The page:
SD lawmakers to study funding for roads and bridges
By Nora Hertel
PIERRE (AP) — As federal funds for local transportation projects dry up, South Dakota lawmakers are seeking ways to maintain roads and bridges.
Sen. Mike Vehle is behind the Legislature's effort to better plan for the state's future transportation needs. Vehle, a Mitchell Republican, proposed and will chair a summer study on short- and long-term funding for roads and bridges.
Legislators ranked the topic as the top priority for a summer study out of 19 proposed. Officials conducted a transportation study in 2008 and 2009 but agreed that enough has changed since then to warrant a new look.
Committee members will likely consider gas tax increases, industry contributions and converting some roads back to gravel.
Recent stimulus money from the federal government helped the state update roads.
"That pushed us way ahead," Vehle said. He said the roads are in the best condition they've been in years.
Only 2 percent of roads are in poor condition now, but in 10 years that number will increase to 27 percent. And 21 percent of the state's bridges are structurally deficient, according to a report from the American Road and Transportation Builders.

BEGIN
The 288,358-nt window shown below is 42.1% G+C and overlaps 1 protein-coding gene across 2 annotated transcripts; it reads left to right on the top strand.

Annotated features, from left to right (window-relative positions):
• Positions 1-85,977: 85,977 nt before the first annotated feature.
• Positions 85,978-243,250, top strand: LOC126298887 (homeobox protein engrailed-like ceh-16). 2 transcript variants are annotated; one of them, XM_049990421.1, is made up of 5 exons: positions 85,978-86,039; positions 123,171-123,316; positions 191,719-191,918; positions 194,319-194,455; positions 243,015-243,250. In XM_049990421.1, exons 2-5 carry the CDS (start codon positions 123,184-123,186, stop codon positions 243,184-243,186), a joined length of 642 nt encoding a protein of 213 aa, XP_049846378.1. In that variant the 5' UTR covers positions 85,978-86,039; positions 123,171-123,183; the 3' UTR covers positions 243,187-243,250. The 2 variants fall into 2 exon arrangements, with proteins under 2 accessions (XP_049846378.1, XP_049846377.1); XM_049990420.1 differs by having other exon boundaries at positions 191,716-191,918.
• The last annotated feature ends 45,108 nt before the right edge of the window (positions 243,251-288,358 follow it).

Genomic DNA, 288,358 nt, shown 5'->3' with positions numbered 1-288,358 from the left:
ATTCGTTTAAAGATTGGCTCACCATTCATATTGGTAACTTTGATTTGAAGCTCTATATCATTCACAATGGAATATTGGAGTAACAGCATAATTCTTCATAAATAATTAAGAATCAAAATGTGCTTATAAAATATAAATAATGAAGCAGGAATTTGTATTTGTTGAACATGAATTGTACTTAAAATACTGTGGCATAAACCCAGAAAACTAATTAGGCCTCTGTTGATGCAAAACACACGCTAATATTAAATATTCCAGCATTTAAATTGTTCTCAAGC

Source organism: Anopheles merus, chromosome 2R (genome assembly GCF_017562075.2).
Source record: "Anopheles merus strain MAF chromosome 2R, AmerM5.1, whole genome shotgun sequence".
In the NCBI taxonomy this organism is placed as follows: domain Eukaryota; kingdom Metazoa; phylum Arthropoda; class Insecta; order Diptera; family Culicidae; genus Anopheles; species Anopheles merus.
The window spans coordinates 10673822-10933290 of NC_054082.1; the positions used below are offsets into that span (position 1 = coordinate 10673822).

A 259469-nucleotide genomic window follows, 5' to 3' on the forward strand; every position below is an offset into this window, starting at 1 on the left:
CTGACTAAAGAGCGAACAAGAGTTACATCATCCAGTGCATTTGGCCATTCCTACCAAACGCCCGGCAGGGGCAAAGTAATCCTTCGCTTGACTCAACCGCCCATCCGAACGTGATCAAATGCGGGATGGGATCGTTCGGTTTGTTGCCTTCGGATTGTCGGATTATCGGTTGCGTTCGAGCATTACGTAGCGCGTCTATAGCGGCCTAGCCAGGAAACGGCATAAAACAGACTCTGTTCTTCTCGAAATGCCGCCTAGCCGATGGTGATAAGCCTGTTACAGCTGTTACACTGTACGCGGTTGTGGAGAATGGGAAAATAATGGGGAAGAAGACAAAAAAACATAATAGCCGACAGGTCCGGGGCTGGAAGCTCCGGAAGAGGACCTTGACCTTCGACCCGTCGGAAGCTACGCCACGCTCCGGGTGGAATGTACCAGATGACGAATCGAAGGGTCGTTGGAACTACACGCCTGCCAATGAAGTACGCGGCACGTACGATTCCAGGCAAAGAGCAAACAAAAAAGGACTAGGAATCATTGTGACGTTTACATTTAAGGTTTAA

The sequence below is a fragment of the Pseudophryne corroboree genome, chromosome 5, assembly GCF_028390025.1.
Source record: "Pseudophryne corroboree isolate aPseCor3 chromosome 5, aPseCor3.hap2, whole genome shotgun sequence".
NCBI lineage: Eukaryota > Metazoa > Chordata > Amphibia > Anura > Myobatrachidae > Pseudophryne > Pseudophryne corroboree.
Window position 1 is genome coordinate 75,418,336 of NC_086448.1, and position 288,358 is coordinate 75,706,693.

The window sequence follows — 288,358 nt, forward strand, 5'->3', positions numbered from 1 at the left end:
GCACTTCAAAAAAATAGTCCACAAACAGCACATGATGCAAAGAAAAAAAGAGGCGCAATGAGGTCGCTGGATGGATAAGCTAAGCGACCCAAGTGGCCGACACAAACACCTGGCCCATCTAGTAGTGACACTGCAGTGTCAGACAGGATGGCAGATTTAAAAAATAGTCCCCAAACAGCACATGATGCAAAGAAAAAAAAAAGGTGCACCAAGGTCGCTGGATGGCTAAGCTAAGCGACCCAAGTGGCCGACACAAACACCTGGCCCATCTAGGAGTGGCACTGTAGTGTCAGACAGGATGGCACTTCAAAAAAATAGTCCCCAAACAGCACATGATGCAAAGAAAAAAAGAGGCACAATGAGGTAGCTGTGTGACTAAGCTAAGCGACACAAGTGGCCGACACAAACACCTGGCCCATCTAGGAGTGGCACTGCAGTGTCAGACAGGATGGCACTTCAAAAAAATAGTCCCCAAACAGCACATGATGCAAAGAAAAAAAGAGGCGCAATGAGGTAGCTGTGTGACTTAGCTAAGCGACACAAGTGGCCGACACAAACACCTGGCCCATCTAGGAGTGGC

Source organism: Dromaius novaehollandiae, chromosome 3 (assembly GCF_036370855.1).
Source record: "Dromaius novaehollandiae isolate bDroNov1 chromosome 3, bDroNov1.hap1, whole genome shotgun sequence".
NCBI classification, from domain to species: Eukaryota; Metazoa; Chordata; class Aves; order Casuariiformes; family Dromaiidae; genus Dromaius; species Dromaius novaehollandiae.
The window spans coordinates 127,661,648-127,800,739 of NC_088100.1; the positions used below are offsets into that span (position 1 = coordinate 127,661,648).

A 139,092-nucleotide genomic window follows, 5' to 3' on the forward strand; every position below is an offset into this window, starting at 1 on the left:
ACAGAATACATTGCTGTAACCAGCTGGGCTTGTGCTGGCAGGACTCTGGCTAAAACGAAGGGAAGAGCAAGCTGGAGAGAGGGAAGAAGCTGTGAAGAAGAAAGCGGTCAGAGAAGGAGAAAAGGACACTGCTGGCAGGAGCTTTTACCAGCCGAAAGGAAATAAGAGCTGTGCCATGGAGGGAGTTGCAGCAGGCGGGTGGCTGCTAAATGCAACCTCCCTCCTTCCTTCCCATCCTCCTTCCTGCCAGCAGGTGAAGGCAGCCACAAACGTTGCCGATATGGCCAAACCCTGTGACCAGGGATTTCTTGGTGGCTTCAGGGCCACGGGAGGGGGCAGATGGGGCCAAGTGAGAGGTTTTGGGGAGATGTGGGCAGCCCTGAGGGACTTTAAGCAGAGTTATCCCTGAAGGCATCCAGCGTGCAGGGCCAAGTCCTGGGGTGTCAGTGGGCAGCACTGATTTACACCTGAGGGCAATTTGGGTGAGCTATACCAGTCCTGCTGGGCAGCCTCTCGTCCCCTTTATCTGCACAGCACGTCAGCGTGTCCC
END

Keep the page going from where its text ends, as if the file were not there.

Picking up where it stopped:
With the federal transportation fund expected to go into the red this year, Vehle wants the state to get a handle on funding options.
The federal government usually covers 80 percent of transportation projects. And South Dakota receives a two-fold return on federal gas taxes because, Vehle said, the state has a lot of roads but not a lot of people.
The Legislature's last study on transportation resulted in recommended tax and fee increases.
Rep. Mike Verchio said the state should not rely on gas tax increases. The Hill City Republican chairs the House Transportation Committee. Verchio said the committee should consider other funding options and look to industry groups that benefit from the state's roads.
"I don't think we can throw it all on the backs of our citizens," he said.
He suggested a voluntary excise tax on industry vehicles by mileage or weight.
Verchio is particularly concerned about bridges. He said South Dakota's percentage of compromised bridges it the fourth worst in the nation.
Secretary of Transportation Darin Bergquist said the committee can also consider converting some roads back to gravel. "That's just another option to try and stretch the dollars further," he said.
Vehle said he'll bring in information from the National Conference on State Legislatures so committee members can draw on other states' solutions.
He noted that state's largest industries — agriculture and tourism — rely on the roads.
"If you got it, a road brought it. Not much is parachuted in," Vehle is fond of saying. "Hopefully more people are realizing that."